Arts & Life
Canstar Community News
The premier, it seems, is perplexed.
Just days after the Free Press ran a series of stories revealing efforts to curtail the business activities of a Manitoba Hydro subsidiary and concerns among staff members about the future of the enterprise, Premier Brian Pallister counted himself among the many who are confounded by what’s going on at Manitoba Hydro International.
"I want some clarity on it, too," Mr. Pallister said Monday from Ottawa, where he currently is on an extended trip whose agenda and return date remain somewhat fluid. "I’m concerned, because I believe Manitoba Hydro belongs to all Manitobans... I think Manitobans deserve more clarity... on what it is they’re after here."
More clarity, indeed. What has been revealed to date regarding recent goings-on at the Crown utility and its suddenly slowed-down subsidiary has left employees, ratepayers and, apparently, politicians alike scratching their heads and itching for an explanation.
Interest in MHI’s current and future fortunes came into focus last week after the Free Press obtained internal emails in which staff were told "not to aggressively pursue new work" and "not to actively pursue new bids or seek out new customers."
The email also stated that any potential new work would require a senior management sign-off and must have an end date of Dec. 31, 2021, or earlier.
While not offering a clear explanation for the slowdown, a Manitoba Hydro spokesman said MHI’s operations are included in a larger-scale review being conducted as part of the Crown utility’s long-term strategic planning process and, as such, its activities have been "moved into a non-aggressive approach for new business development to allow the review to continue without complication."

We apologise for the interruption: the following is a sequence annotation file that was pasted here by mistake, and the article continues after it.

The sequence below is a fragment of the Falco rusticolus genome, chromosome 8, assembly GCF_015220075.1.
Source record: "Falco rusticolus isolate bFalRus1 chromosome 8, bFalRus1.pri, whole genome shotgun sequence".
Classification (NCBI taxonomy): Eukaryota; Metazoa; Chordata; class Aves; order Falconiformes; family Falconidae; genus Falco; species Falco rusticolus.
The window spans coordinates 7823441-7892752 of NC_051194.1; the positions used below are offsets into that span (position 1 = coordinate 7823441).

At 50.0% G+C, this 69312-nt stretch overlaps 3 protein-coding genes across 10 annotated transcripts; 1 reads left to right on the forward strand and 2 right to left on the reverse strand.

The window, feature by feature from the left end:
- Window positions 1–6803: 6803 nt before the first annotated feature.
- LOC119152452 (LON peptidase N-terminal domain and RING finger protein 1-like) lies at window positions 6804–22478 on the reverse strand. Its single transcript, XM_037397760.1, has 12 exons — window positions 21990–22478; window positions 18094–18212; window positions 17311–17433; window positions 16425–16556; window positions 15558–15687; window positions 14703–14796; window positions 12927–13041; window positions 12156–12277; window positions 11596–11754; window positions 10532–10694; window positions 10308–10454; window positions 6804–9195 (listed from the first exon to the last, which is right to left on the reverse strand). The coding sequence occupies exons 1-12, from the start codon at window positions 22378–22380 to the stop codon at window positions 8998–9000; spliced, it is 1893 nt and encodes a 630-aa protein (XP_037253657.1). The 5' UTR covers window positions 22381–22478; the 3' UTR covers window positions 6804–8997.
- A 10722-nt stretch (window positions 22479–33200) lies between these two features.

MHI, which has been an offshoot of Manitoba Hydro for nearly three decades, provides consulting services in various electricity-related fields to more than 120 countries abroad, and is also the parent company of Manitoba Hydro Telecom. Over the past two years, MHI has generated $109 million in revenue and contributed almost $16 million to Hydro’s balance sheet.
It was also reported last week that the Pallister government discouraged Manitoba Hydro Telecom from bidding on a lucrative contract to provide interoffice data connectivity to more than 600 provincial offices (the request for proposals was ultimately never issued as the province opted to extend its existing agreement for the services).
MHI employees expressed concerns to the Free Press that Hydro is in the process of winding down the moderately profitable subsidiary’s operations, for reasons that remain unclear, and some staffers have reported being advised to look for employment opportunities elsewhere. Crown Services Minister Jeff Wharton, for his part, maintains the province is not looking to privatize MHI.
Mr. Wharton also dismissed as "baseless" NDP speculation that the MHI slowdown is part of a larger effort that might lead to the privatization of Manitoba Hydro.
Questions abound. Answers, to date, have not been forthcoming.
The premier and Wab Kinew tend not to agree on many things, but it seems Mr. Pallister is in lockstep with the NDP leader when he says clarity is needed regarding the future of Manitoba Hydro and its subsidiaries.
It goes without saying that ratepayers agree. And since Mr. Pallister leads the government to which all Crown corporations are answerable, it logically falls to him to replace his recently expressed perplexity with a detailed public pronouncement that will, once and for all, lay this highly charged issue to rest.
Editorials are the consensus view of the Winnipeg Free Press’ editorial board.
The Winnipeg Free Press invites you to share your opinion on this story in a letter to the editor. A selection of letters to the editor are published daily.
Letters must include the writer’s full name, address, and a daytime phone number. Letters are edited for length and clarity.